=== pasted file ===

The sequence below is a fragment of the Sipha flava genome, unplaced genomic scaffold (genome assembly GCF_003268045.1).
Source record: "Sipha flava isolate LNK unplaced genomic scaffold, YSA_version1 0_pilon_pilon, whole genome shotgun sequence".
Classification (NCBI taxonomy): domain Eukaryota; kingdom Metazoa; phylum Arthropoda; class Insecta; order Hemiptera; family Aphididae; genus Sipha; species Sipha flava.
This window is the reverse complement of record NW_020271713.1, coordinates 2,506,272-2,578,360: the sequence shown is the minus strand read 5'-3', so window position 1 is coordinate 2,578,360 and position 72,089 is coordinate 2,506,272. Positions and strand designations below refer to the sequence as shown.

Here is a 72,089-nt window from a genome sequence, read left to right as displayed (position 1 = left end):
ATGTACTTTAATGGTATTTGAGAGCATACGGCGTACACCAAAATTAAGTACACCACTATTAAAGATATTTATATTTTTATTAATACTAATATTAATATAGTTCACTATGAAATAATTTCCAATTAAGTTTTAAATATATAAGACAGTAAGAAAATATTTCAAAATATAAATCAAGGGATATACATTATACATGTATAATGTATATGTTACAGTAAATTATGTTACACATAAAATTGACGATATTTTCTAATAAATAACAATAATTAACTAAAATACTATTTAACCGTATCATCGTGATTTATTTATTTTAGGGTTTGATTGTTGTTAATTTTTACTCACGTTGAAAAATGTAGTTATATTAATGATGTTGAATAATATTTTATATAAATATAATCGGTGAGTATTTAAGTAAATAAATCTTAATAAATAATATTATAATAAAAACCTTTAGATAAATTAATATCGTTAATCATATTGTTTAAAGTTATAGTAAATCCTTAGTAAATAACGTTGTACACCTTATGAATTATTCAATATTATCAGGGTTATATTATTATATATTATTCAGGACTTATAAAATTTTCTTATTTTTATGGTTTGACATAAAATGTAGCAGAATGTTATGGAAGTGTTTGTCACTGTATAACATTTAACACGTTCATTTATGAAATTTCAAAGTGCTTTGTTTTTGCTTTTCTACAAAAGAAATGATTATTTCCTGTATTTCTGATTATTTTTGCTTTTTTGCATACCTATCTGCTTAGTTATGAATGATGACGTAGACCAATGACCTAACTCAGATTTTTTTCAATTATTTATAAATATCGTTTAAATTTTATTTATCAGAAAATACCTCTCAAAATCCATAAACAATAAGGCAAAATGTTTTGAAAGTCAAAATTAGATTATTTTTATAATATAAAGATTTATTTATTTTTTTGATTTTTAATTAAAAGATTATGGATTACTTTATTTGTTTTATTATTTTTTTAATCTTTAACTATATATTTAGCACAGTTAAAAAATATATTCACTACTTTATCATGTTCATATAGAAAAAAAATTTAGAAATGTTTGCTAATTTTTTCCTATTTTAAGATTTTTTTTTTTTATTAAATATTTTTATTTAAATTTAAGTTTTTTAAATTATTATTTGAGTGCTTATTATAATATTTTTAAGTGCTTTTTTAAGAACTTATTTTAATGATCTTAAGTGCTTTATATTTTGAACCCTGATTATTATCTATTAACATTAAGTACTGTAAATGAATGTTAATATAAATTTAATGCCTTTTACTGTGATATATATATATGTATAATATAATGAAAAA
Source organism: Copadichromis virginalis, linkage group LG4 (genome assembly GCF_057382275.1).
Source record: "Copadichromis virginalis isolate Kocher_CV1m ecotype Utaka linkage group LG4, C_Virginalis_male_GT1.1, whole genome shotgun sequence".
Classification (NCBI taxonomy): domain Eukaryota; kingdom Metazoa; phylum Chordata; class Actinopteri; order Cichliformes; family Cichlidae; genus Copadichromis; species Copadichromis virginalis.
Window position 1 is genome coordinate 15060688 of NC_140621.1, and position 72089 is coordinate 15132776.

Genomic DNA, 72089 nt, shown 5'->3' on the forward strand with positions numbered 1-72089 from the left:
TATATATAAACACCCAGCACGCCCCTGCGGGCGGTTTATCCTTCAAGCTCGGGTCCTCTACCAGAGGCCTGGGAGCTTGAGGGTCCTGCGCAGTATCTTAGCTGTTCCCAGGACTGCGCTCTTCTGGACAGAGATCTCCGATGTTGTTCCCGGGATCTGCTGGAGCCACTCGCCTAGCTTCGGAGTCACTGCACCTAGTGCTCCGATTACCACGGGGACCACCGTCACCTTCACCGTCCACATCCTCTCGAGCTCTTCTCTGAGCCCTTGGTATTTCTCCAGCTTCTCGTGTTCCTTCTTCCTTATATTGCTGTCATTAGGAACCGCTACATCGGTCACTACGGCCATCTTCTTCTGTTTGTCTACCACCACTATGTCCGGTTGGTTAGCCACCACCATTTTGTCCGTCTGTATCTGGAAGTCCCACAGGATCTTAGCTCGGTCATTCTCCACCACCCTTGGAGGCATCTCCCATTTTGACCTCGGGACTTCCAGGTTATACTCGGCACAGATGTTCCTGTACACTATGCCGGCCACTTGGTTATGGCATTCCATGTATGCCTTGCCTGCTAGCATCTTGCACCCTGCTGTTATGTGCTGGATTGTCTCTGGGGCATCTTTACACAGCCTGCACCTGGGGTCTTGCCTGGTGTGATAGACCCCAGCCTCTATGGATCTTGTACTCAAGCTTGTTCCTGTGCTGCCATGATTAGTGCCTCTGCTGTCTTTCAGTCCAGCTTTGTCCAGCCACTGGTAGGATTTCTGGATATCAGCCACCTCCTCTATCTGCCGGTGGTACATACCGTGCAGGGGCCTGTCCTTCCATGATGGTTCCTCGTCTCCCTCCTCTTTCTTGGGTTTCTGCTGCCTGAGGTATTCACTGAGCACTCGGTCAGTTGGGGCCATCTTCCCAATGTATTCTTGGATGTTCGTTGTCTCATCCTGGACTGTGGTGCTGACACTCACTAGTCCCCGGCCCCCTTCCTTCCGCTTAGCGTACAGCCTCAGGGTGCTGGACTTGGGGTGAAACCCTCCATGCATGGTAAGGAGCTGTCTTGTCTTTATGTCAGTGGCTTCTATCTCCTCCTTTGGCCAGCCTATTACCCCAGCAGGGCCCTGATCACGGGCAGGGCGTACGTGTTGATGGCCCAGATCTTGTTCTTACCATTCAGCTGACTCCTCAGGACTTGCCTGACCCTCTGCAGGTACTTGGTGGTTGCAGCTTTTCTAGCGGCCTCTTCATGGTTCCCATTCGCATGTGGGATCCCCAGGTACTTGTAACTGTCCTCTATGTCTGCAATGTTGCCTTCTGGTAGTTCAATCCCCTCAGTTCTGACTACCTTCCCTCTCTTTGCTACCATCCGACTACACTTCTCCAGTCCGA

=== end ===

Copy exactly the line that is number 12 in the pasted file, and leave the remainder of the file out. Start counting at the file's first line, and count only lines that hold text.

TATATATAAACACCCAGCACGCCCCTGCGGGCGGTTTATCCTTCAAGCTCGGGTCCTCTACCAGAGGCCTGGGAGCTTGAGGGTCCTGCGCAGTATCTTAGCTGTTCCCAGGACTGCGCTCTTCTGGACAGAGATCTCCGATGTTGTTCCCGGGATCTGCTGGAGCCACTCGCCTAGCTTCGGAGTCACTGCACCTAGTGCTCCGATTACCACGGGGACCACCGTCACCTTCACCGTCCACATCCTCTCGAGCTCTTCTCTGAGCCCTTGGTATTTCTCCAGCTTCTCGTGTTCCTTCTTCCTTATATTGCTGTCATTAGGAACCGCTACATCGGTCACTACGGCCATCTTCTTCTGTTTGTCTACCACCACTATGTCCGGTTGGTTAGCCACCACCATTTTGTCCGTCTGTATCTGGAAGTCCCACAGGATCTTAGCTCGGTCATTCTCCACCACCCTTGGAGGCATCTCCCATTTTGACCTCGGGACTTCCAGGTTATACTCGGCACAGATGTTCCTGTACACTATGCCGGCCACTTGGTTATGGCATTCCATGTATGCCTTGCCTGCTAGCATCTTGCACCCTGCTGTTATGTGCTGGATTGTCTCTGGGGCATCTTTACACAGCCTGCACCTGGGGTCTTGCCTGGTGTGATAGACCCCAGCCTCTATGGATCTTGTACTCAAGCTTGTTCCTGTGCTGCCATGATTAGTGCCTCTGCTGTCTTTCAGTCCAGCTTTGTCCAGCCACTGGTAGGATTTCTGGATATCAGCCACCTCCTCTATCTGCCGGTGGTACATACCGTGCAGGGGCCTGTCCTTCCATGATGGTTCCTCGTCTCCCTCCTCTTTCTTGGGTTTCTGCTGCCTGAGGTATTCACTGAGCACTCGGTCAGTTGGGGCCATCTTCCCAATGTATTCTTGGATGTTCGTTGTCTCATCCTGGACTGTGGTGCTGACACTCACTAGTCCCCGGCCCCCTTCCTTCCGCTTAGCGTACAGCCTCAGGGTGCTGGACTTGGGGTGAAACCCTCCATGCATGGTAAGGAGCTGTCTTGTCTTTATGTCAGTGGCTTCTATCTCCTCCTTTGGCCAGCCTATTACCCCAGCAGGGCCCTGATCACGGGCAGGGCGTACGTGTTGATGGCCCAGATCTTGTTCTTACCATTCAGCTGACTCCTCAGGACTTGCCTGACCCTCTGCAGGTACTTGGTGGTTGCAGCTTTTCTAGCGGCCTCTTCATGGTTCCCATTCGCATGTGGGATCCCCAGGTACTTGTAACTGTCCTCTATGTCTGCAATGTTGCCTTCTGGTAGTTCAATCCCCTCAGTTCTGACTACCTTCCCTCTCTTTGCTACCATCCGACTACACTTCTCCAGTCCGA